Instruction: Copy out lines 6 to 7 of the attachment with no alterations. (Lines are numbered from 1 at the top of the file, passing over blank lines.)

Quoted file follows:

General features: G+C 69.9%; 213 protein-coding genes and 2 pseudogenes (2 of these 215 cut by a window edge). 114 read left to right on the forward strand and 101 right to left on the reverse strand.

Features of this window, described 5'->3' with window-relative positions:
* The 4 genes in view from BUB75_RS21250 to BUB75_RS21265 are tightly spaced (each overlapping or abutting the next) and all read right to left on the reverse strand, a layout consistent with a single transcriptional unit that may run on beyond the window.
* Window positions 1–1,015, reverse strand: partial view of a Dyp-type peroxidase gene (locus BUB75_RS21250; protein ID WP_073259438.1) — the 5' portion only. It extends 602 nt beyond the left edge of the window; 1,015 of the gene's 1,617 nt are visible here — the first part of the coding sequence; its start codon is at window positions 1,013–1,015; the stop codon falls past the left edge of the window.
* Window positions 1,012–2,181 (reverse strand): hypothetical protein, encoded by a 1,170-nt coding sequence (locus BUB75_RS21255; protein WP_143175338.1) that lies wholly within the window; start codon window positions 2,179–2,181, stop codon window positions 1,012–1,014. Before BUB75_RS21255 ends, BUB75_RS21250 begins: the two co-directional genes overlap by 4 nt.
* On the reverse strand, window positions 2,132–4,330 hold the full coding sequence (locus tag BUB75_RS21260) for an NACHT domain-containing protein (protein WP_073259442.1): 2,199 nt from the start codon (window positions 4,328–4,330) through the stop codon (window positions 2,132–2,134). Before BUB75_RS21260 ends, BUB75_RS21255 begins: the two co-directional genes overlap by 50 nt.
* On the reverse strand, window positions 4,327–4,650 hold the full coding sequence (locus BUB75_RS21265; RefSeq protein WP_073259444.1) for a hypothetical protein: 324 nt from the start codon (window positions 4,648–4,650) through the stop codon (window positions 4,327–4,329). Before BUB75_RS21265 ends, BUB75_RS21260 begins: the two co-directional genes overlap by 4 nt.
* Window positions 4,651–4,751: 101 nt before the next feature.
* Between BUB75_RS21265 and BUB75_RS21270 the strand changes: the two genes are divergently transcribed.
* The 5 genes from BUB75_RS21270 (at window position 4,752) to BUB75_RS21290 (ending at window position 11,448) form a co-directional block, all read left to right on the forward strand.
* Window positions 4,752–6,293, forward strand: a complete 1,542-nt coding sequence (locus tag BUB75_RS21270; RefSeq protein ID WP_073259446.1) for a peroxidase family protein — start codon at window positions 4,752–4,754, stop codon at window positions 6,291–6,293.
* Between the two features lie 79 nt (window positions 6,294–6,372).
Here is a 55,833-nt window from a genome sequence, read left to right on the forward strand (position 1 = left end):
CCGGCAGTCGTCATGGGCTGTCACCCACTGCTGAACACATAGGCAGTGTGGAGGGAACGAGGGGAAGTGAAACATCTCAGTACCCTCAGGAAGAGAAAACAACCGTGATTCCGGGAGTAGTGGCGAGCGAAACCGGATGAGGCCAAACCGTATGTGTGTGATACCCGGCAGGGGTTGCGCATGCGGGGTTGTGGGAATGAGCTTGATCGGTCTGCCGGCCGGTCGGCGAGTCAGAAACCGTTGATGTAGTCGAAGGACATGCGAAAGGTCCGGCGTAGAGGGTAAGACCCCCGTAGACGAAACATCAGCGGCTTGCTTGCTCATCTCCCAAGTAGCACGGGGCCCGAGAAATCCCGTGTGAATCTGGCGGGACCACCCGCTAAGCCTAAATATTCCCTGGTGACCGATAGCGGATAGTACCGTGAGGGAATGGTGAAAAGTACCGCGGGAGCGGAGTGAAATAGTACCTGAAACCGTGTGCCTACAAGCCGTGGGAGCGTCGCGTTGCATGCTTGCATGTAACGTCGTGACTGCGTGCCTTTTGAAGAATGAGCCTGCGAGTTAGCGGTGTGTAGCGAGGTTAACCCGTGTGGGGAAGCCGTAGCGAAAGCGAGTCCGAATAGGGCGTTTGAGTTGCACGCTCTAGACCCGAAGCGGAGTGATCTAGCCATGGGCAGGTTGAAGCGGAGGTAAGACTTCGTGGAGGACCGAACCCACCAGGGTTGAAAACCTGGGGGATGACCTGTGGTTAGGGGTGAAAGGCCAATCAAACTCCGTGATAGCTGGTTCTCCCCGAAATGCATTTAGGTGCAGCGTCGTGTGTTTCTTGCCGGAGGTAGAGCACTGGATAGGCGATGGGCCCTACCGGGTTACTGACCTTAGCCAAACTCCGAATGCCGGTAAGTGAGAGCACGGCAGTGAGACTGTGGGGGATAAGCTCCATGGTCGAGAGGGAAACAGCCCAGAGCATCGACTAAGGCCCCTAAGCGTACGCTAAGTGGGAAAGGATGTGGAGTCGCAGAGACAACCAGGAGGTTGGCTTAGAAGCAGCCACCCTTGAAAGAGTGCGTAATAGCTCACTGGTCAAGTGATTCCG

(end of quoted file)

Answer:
* On the reverse strand, window positions 2,132–4,330 hold the full coding sequence (locus tag BUB75_RS21260) for an NACHT domain-containing protein (protein WP_073259442.1): 2,199 nt from the start codon (window positions 4,328–4,330) through the stop codon (window positions 2,132–2,134). Before BUB75_RS21260 ends, BUB75_RS21255 begins: the two co-directional genes overlap by 50 nt.
* On the reverse strand, window positions 4,327–4,650 hold the full coding sequence (locus BUB75_RS21265; RefSeq protein WP_073259444.1) for a hypothetical protein: 324 nt from the start codon (window positions 4,648–4,650) through the stop codon (window positions 4,327–4,329). Before BUB75_RS21265 ends, BUB75_RS21260 begins: the two co-directional genes overlap by 4 nt.